While in womb, babies begin learning language from their mothers

January 2, 2013

Babies only hours old are able to differentiate between sounds from their native language and a foreign language, scientists have discovered. The study indicates that babies begin absorbing language while still in the womb, earlier than previously thought.

Sensory and brain mechanisms for hearing are developed at 30 weeks of , and the new study shows that unborn babies are listening to their mothers talk during the last 10 weeks of pregnancy and at birth can demonstrate what they've heard.

"The mother has first dibs on influencing the child's brain," said Patricia Kuhl, co-author and co-director of the Institute for Learning & Brain Sciences at the University of Washington. "The vowel sounds in her speech are the loudest units and the fetus locks onto them."

Previously, researchers had shown that newborns are born ready to learn and begin to discriminate between sounds within the first months of life, but there was no evidence that language learning had occurred in utero.

"This is the first study that shows fetuses learn prenatally about the particular speech sounds of a mother's language," said Christine Moon, lead author and a professor of psychology at Pacific Lutheran University in Tacoma, Wash. "This study moves the measurable result of experience with speech sounds from six months of age to before birth."

The results will be published in an upcoming issue of the journal Acta Paediatrica.

Forty infants, about 30 hours old and an even mix of girls and boys, were studied in Tacoma and Stockholm, Sweden. While still in the nursery, the babies listened to vowel sounds in their native tongue and in foreign languages.

Their interest in the sounds was captured by how long they sucked on a pacifier that was wired into a computer measuring the babies' reaction to the sounds. Longer or shorter sucking for unfamiliar or familiar sounds is evidence for learning, because it indicates that infants can differentiate between the sounds heard in utero.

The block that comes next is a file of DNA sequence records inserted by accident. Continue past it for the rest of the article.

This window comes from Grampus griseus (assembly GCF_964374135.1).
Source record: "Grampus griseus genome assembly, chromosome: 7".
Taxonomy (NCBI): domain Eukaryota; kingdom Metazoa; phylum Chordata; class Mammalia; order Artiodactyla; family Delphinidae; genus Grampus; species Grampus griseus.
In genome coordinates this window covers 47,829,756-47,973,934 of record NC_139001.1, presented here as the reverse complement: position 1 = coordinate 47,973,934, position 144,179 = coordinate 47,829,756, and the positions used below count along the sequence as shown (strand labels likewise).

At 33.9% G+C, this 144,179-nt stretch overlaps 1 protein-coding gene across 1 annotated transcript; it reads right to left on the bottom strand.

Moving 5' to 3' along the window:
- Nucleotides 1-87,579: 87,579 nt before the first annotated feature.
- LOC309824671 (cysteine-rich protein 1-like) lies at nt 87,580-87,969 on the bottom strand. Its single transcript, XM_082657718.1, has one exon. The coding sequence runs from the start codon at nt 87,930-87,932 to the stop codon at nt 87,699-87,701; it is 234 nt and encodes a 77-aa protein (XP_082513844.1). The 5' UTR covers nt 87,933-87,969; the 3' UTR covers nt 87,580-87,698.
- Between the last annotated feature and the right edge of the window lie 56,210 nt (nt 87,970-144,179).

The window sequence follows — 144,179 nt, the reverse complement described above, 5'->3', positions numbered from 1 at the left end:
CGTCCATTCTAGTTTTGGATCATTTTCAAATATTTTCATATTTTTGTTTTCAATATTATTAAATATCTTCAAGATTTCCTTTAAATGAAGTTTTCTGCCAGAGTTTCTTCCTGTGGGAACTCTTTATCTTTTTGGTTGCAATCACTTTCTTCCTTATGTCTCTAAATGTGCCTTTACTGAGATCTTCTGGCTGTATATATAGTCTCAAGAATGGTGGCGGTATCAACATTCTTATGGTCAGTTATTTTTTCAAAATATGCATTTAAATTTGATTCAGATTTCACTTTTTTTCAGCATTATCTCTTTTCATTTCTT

In both countries, the at birth sucked longer for the than they did for their native tongue.

The researchers say that infants are the best learners, and discovering how they soak up information could give insights on lifelong learning. "We want to know what magic they put to work in early childhood that adults cannot," Kuhl said. "We can't waste that early curiosity."

Explore further: Study links bilingual babies' vocabulary to early brain differentiation

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5 comments

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freethinking
Jan 02, 2013
This comment has been removed by a moderator.
DrClem
3 / 5 (2) Jan 02, 2013
This is junk science at it's best. The indexes used to establish data may not have anything to do with the contention put forth, and the practical implications are really meaningless.
Mannstein
1 / 5 (1) Jan 02, 2013
Obviously you haven't read detailed complete report.
Tausch
not rated yet Jan 06, 2013
Congratulations go to the researchers and their research.
(For moving the goal posts for sound from postnatal to prenatal.)

"The mother has first dibs on influencing the child's brain," said Patricia Kuhl, co-author and co-director of the Institute for Learning & Brain Sciences at the University of Washington.


Well, almost.

The cells' activity (mutual neuronal exchange of biochemical signals) (like all cells) of developing (human) life shows that one's OWN cells has first "dibs" on influencing the embryonic and developing fetal brain.

No one will ever contend that any living cell is "noiseless"(without neuronal activity.)

So the first 'sound' you will 'hear' is the 'noise' (the back and forth mutual neuronal signal exchange between a future brain and ear.)

Without this (internal) cell 'ground state' mutual neuronal exchange loading the network between a future fully functional brain and future fully functioning 'ear' a brain is left without...
cont...

Tausch
not rated yet Jan 06, 2013
cont...

... a frame or state of reference to compare signals from fully functional senses processing external physical sensation.

Still. The researchers are to be congratulated for moving the goal posts. There is a whole world the meets more than the eye.

In the womb.

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